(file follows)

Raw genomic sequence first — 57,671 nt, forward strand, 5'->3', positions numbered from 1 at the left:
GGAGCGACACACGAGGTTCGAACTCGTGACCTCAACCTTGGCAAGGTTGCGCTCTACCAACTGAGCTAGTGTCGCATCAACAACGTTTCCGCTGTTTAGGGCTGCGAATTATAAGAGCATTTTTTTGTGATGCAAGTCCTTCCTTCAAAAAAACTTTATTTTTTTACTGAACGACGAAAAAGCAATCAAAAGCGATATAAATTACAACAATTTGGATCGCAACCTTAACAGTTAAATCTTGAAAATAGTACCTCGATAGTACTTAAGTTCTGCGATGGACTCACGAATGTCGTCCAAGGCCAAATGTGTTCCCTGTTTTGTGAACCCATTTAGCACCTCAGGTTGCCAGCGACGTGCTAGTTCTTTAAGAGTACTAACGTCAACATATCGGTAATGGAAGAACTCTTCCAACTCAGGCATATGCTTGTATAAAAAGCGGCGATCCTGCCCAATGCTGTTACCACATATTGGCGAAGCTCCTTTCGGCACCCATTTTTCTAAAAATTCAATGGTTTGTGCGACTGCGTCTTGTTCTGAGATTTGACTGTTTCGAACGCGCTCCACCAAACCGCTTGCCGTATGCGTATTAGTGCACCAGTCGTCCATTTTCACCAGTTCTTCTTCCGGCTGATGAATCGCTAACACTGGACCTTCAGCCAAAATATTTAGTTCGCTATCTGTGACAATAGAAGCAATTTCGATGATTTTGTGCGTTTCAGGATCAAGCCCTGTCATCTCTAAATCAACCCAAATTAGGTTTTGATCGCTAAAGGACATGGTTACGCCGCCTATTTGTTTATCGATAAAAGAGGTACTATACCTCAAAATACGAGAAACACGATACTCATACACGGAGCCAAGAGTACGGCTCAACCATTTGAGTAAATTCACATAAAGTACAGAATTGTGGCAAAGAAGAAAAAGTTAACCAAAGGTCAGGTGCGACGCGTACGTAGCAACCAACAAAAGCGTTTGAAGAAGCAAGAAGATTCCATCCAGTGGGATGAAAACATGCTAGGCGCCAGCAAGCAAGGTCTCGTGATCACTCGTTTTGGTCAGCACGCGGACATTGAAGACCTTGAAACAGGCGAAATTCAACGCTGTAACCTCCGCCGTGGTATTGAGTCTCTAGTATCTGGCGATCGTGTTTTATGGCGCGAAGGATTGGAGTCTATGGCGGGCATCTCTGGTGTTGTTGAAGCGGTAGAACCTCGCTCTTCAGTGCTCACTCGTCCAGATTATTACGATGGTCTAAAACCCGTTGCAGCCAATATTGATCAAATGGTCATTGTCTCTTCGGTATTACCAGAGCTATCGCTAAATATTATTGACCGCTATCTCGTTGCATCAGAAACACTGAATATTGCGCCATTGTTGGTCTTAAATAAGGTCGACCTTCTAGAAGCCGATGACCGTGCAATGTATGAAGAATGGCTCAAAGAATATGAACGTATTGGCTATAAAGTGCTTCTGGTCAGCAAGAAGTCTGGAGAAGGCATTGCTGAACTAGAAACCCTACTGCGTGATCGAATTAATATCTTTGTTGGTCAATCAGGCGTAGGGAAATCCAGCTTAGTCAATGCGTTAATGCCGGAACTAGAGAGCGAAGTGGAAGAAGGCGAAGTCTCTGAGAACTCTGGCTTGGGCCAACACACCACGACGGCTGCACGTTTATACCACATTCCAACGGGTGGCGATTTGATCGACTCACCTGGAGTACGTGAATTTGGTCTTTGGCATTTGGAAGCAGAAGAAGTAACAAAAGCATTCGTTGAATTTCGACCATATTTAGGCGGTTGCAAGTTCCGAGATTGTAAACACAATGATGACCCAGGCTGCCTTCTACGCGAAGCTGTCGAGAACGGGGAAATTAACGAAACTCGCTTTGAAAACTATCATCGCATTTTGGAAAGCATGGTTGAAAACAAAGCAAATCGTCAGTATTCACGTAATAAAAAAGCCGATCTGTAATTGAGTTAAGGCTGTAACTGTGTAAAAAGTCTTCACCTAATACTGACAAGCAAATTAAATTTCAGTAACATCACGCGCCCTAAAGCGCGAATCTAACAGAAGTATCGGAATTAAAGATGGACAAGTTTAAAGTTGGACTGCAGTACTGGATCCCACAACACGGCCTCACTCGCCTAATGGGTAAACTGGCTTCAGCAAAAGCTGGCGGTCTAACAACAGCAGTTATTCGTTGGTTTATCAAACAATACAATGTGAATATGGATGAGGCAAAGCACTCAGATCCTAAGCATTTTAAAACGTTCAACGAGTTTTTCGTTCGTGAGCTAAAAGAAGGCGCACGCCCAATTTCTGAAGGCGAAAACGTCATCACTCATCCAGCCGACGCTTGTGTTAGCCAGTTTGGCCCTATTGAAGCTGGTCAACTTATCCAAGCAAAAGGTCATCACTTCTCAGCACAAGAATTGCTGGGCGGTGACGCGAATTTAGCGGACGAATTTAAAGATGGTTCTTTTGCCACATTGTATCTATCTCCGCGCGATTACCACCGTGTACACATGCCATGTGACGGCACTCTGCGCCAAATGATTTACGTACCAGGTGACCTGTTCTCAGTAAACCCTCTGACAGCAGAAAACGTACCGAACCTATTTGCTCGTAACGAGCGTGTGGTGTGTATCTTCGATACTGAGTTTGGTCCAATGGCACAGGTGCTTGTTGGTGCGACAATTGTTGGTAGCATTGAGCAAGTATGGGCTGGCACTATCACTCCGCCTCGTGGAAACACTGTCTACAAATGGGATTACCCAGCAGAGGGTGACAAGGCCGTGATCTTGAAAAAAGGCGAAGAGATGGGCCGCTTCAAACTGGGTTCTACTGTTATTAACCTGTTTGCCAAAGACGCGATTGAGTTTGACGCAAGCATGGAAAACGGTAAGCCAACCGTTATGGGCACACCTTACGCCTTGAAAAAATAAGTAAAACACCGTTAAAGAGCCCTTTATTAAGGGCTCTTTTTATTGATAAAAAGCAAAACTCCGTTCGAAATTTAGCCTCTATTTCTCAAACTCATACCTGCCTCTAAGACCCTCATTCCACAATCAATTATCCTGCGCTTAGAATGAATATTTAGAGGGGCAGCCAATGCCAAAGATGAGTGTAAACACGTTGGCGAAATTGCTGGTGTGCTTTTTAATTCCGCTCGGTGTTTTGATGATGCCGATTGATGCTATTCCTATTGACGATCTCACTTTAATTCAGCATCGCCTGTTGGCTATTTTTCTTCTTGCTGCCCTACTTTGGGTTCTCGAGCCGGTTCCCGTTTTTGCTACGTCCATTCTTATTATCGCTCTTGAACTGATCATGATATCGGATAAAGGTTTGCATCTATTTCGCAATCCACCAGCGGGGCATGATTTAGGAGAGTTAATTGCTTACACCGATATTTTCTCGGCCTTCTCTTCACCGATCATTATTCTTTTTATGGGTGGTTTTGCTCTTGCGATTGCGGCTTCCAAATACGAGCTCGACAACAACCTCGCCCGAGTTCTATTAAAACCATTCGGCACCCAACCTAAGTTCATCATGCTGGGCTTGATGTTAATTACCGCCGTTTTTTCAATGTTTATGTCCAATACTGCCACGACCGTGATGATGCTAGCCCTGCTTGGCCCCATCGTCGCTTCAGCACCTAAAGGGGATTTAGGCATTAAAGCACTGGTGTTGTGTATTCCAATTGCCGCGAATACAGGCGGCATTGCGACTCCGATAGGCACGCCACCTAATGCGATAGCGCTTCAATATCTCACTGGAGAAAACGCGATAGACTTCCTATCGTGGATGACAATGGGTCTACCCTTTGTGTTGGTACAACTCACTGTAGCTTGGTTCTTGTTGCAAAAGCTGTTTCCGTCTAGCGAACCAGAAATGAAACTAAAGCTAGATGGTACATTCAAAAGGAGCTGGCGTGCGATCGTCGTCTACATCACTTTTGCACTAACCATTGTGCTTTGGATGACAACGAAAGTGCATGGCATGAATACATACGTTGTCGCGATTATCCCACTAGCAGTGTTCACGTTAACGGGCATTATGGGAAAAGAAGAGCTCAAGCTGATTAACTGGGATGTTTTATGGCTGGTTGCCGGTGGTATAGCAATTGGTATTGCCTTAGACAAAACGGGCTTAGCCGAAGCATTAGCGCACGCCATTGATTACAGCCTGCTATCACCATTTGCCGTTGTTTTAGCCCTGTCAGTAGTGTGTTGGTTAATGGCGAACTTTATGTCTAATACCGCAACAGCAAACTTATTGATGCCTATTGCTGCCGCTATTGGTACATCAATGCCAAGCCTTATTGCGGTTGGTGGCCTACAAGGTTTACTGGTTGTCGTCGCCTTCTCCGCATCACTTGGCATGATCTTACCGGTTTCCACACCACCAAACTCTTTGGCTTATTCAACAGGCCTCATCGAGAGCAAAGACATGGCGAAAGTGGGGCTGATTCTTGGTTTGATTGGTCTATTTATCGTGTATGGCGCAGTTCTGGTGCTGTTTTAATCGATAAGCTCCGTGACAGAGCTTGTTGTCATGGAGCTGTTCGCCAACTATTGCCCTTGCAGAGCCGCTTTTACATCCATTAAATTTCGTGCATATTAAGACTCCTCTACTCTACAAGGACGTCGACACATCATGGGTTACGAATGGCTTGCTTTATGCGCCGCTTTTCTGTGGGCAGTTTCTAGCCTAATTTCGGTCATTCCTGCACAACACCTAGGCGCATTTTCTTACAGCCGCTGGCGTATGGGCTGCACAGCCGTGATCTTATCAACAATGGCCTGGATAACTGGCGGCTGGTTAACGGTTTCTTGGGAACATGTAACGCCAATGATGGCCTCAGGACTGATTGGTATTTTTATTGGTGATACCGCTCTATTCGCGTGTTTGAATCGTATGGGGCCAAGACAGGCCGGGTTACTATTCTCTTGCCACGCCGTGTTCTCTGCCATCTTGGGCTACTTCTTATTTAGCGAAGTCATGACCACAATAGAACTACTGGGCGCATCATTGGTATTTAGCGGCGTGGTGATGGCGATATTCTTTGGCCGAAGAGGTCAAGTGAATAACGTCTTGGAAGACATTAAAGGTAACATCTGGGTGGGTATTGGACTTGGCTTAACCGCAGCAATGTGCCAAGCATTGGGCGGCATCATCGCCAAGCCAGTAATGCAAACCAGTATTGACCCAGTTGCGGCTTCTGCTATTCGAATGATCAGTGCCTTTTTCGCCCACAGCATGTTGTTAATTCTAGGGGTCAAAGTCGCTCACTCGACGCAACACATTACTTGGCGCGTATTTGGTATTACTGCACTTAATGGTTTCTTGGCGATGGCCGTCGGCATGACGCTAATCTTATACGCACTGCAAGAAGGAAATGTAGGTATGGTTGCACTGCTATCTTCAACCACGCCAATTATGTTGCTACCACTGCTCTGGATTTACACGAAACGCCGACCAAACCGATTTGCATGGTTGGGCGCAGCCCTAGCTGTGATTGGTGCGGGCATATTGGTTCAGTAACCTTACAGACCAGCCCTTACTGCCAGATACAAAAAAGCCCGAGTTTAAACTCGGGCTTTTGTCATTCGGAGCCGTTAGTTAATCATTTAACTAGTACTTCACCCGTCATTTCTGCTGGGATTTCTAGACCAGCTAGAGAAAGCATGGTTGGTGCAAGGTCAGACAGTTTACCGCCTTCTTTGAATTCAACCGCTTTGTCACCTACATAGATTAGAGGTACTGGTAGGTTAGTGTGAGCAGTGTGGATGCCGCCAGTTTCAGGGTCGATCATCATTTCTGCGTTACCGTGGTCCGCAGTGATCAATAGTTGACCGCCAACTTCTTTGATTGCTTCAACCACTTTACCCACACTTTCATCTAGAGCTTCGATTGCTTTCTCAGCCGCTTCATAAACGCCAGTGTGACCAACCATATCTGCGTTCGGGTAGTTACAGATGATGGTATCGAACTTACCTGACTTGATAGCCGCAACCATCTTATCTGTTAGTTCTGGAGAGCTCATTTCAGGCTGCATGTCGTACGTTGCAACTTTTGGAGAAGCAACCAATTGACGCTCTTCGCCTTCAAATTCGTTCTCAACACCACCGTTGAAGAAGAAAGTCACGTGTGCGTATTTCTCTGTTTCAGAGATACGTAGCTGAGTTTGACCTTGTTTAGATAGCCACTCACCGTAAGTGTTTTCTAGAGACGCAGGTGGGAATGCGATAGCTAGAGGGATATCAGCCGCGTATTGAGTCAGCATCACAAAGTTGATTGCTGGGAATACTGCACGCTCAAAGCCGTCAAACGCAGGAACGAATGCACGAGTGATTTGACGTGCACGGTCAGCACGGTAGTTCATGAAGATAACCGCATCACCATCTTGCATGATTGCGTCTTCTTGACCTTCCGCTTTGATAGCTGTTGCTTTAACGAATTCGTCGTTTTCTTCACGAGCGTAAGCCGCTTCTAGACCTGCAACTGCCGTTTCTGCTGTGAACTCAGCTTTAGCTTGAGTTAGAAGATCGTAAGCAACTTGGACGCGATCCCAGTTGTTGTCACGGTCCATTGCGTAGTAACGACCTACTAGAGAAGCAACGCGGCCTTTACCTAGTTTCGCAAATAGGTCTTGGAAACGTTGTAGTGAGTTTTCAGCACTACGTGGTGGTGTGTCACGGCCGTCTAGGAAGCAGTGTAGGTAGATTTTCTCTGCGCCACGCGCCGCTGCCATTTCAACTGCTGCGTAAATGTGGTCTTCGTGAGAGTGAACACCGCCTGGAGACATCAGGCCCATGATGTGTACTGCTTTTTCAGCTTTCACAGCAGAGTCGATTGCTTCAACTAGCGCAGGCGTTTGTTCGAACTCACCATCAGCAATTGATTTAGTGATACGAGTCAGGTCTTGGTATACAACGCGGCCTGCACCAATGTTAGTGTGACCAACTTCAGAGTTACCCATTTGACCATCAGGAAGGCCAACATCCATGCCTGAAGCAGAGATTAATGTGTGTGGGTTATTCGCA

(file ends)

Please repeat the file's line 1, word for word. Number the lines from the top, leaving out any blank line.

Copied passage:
Raw genomic sequence first — 57,671 nt, forward strand, 5'->3', positions numbered from 1 at the left: